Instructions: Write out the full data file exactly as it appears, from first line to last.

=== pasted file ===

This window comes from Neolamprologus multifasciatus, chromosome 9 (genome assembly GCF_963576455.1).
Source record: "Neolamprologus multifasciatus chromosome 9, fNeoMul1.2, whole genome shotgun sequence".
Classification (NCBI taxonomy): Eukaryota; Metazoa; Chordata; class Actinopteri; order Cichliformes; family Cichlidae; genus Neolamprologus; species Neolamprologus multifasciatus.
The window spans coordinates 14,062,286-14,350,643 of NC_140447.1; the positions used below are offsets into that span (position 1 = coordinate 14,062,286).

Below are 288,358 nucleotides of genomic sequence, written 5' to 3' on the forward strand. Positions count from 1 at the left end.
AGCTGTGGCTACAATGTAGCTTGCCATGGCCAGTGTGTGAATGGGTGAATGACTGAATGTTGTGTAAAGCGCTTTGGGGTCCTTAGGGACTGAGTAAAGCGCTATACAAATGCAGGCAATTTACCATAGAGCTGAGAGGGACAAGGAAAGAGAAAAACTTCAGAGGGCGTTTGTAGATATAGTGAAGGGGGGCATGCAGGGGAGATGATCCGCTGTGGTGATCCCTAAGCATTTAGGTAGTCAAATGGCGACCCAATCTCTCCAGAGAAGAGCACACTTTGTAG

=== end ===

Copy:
This window comes from Neolamprologus multifasciatus, chromosome 9 (genome assembly GCF_963576455.1).
Source record: "Neolamprologus multifasciatus chromosome 9, fNeoMul1.2, whole genome shotgun sequence".
Classification (NCBI taxonomy): Eukaryota; Metazoa; Chordata; class Actinopteri; order Cichliformes; family Cichlidae; genus Neolamprologus; species Neolamprologus multifasciatus.
The window spans coordinates 14,062,286-14,350,643 of NC_140447.1; the positions used below are offsets into that span (position 1 = coordinate 14,062,286).

Below are 288,358 nucleotides of genomic sequence, written 5' to 3' on the forward strand. Positions count from 1 at the left end.
AGCTGTGGCTACAATGTAGCTTGCCATGGCCAGTGTGTGAATGGGTGAATGACTGAATGTTGTGTAAAGCGCTTTGGGGTCCTTAGGGACTGAGTAAAGCGCTATACAAATGCAGGCAATTTACCATAGAGCTGAGAGGGACAAGGAAAGAGAAAAACTTCAGAGGGCGTTTGTAGATATAGTGAAGGGGGGCATGCAGGGGAGATGATCCGCTGTGGTGATCCCTAAGCATTTAGGTAGTCAAATGGCGACCCAATCTCTCCAGAGAAGAGCACACTTTGTAG